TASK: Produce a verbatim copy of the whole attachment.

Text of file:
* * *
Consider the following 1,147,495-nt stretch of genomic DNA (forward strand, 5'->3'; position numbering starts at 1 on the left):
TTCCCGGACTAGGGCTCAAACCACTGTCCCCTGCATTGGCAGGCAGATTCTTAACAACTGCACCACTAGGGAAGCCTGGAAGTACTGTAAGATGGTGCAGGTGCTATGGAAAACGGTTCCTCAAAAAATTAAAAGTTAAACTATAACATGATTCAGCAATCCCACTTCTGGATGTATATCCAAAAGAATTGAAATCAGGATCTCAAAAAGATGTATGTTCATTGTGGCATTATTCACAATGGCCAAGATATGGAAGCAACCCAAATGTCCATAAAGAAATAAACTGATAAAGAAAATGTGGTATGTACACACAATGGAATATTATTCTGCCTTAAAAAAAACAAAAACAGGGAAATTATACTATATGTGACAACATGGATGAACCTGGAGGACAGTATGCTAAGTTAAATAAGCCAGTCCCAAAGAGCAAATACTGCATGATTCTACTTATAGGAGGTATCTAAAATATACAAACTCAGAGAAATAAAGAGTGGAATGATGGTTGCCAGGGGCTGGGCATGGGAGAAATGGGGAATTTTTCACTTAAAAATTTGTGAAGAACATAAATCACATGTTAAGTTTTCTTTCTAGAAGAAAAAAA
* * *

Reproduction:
Consider the following 1,147,495-nt stretch of genomic DNA (forward strand, 5'->3'; position numbering starts at 1 on the left):
TTCCCGGACTAGGGCTCAAACCACTGTCCCCTGCATTGGCAGGCAGATTCTTAACAACTGCACCACTAGGGAAGCCTGGAAGTACTGTAAGATGGTGCAGGTGCTATGGAAAACGGTTCCTCAAAAAATTAAAAGTTAAACTATAACATGATTCAGCAATCCCACTTCTGGATGTATATCCAAAAGAATTGAAATCAGGATCTCAAAAAGATGTATGTTCATTGTGGCATTATTCACAATGGCCAAGATATGGAAGCAACCCAAATGTCCATAAAGAAATAAACTGATAAAGAAAATGTGGTATGTACACACAATGGAATATTATTCTGCCTTAAAAAAAACAAAAACAGGGAAATTATACTATATGTGACAACATGGATGAACCTGGAGGACAGTATGCTAAGTTAAATAAGCCAGTCCCAAAGAGCAAATACTGCATGATTCTACTTATAGGAGGTATCTAAAATATACAAACTCAGAGAAATAAAGAGTGGAATGATGGTTGCCAGGGGCTGGGCATGGGAGAAATGGGGAATTTTTCACTTAAAAATTTGTGAAGAACATAAATCACATGTTAAGTTTTCTTTCTAGAAGAAAAAAA